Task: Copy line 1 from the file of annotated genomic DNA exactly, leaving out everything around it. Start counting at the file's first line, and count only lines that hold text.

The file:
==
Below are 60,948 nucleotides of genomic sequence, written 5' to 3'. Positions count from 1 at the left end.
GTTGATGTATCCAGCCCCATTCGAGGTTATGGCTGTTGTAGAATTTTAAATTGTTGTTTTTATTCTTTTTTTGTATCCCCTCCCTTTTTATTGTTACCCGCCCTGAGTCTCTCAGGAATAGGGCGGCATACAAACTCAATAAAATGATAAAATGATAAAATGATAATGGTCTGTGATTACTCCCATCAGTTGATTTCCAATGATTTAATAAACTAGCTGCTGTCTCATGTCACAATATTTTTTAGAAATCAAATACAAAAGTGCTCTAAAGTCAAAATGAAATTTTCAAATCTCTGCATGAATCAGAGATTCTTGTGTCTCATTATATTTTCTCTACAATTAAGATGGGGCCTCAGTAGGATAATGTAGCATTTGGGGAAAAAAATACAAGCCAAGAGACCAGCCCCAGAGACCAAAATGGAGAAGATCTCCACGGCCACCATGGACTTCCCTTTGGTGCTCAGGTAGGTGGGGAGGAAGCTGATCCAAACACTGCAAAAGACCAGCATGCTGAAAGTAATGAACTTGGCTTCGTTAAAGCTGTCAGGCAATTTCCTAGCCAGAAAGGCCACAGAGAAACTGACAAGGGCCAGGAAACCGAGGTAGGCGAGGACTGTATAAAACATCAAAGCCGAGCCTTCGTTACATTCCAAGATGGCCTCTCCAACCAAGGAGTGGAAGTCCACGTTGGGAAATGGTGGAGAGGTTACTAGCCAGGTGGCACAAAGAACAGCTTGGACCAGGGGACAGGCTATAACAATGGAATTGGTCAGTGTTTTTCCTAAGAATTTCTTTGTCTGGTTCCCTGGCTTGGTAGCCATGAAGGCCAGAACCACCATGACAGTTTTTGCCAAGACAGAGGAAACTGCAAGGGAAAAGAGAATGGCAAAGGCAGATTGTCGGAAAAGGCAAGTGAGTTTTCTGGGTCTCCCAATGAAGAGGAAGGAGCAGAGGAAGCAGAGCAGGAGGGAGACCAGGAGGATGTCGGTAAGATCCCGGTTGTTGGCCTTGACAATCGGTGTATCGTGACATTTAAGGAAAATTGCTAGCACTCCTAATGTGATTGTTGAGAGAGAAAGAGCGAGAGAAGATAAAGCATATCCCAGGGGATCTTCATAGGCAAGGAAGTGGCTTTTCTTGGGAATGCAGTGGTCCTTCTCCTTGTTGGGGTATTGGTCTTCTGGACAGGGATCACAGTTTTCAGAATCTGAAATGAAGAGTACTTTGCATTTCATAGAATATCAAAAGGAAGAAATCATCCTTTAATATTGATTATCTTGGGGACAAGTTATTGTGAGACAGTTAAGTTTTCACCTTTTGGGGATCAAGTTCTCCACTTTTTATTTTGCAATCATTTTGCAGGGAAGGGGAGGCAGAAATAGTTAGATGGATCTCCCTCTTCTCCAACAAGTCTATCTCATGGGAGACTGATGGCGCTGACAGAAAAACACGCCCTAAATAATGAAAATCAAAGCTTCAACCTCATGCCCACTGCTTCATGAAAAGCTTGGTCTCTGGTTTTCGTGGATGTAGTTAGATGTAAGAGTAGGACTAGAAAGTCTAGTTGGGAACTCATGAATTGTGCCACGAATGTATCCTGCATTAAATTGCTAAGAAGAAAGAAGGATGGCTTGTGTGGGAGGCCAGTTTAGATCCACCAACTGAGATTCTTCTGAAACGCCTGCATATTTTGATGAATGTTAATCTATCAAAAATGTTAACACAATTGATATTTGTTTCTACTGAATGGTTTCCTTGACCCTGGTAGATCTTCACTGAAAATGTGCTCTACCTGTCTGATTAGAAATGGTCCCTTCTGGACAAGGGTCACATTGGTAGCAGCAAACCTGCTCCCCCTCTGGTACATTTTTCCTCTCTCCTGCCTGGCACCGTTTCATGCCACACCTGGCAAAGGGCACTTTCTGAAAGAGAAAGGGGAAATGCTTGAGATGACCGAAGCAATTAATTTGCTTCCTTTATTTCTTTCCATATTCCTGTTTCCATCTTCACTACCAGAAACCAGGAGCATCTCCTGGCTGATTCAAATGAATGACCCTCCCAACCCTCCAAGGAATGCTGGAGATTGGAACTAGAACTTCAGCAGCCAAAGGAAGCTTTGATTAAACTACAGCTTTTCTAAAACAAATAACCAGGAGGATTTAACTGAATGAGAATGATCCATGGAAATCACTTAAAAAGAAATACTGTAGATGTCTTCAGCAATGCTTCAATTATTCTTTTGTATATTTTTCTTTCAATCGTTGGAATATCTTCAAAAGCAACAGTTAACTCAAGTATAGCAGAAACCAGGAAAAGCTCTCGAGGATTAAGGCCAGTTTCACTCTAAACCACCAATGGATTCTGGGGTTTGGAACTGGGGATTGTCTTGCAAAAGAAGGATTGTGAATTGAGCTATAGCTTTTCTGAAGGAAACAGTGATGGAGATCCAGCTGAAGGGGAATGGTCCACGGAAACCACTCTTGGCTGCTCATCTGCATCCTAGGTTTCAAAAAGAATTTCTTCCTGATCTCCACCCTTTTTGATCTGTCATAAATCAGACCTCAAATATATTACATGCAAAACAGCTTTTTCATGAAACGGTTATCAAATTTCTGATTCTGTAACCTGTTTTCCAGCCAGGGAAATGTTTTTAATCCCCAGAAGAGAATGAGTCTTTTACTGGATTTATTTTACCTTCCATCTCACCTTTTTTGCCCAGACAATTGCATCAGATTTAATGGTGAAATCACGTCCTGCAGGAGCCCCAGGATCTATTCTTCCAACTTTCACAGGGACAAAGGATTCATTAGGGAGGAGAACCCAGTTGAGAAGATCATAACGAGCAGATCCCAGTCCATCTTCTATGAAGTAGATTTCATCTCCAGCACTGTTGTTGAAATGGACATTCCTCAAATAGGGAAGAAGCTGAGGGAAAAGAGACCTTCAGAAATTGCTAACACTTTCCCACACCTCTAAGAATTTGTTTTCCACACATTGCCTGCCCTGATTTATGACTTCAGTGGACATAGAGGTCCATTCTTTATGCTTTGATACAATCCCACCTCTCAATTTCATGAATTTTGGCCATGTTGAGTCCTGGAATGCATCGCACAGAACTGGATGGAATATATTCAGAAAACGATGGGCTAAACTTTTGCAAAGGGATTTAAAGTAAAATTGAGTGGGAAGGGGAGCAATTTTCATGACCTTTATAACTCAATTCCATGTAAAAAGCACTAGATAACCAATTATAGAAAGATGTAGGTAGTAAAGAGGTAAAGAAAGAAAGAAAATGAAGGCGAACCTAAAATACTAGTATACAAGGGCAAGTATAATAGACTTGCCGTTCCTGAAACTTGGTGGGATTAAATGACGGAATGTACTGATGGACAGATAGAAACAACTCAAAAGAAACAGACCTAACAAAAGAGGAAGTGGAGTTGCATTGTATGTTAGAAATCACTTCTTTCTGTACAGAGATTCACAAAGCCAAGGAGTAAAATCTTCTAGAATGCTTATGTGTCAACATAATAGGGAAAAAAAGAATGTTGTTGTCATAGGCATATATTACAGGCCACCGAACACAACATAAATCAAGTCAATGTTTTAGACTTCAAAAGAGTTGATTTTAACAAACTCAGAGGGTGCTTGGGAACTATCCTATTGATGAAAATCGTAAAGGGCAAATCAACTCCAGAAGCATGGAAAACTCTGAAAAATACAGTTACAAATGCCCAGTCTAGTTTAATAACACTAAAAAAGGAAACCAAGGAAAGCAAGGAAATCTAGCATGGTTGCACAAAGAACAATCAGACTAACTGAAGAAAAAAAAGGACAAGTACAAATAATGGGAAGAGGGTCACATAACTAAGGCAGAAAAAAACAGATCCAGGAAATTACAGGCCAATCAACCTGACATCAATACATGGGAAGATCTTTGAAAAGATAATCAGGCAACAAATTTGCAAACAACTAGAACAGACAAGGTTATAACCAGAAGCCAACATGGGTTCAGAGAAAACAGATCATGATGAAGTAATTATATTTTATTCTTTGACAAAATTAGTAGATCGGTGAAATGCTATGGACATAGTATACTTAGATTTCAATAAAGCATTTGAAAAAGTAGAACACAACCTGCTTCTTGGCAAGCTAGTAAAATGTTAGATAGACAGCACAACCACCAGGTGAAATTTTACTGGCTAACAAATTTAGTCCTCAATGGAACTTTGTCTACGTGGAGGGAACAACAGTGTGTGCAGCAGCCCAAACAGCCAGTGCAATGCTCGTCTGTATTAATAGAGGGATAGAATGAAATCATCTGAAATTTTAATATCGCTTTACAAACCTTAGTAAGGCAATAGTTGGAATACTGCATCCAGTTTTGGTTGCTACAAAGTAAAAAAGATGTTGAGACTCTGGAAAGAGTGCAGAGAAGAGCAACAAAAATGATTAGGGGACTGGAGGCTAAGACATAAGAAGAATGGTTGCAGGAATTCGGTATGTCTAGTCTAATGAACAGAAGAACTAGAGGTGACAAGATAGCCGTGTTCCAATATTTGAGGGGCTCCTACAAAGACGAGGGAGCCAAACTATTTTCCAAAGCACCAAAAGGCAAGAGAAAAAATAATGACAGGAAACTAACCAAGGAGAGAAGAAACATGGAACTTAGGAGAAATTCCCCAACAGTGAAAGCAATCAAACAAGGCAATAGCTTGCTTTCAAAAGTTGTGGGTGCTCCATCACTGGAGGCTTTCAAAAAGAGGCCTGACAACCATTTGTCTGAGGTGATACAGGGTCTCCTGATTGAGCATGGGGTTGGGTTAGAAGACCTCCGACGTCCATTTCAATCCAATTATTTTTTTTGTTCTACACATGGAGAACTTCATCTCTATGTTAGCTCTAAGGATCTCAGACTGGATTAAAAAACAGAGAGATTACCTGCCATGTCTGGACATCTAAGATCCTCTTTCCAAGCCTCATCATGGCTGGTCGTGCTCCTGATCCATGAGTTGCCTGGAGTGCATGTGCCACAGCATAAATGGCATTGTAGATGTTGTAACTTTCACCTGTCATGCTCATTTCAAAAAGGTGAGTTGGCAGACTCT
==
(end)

Below are 60,948 nucleotides of genomic sequence, written 5' to 3'. Positions count from 1 at the left end.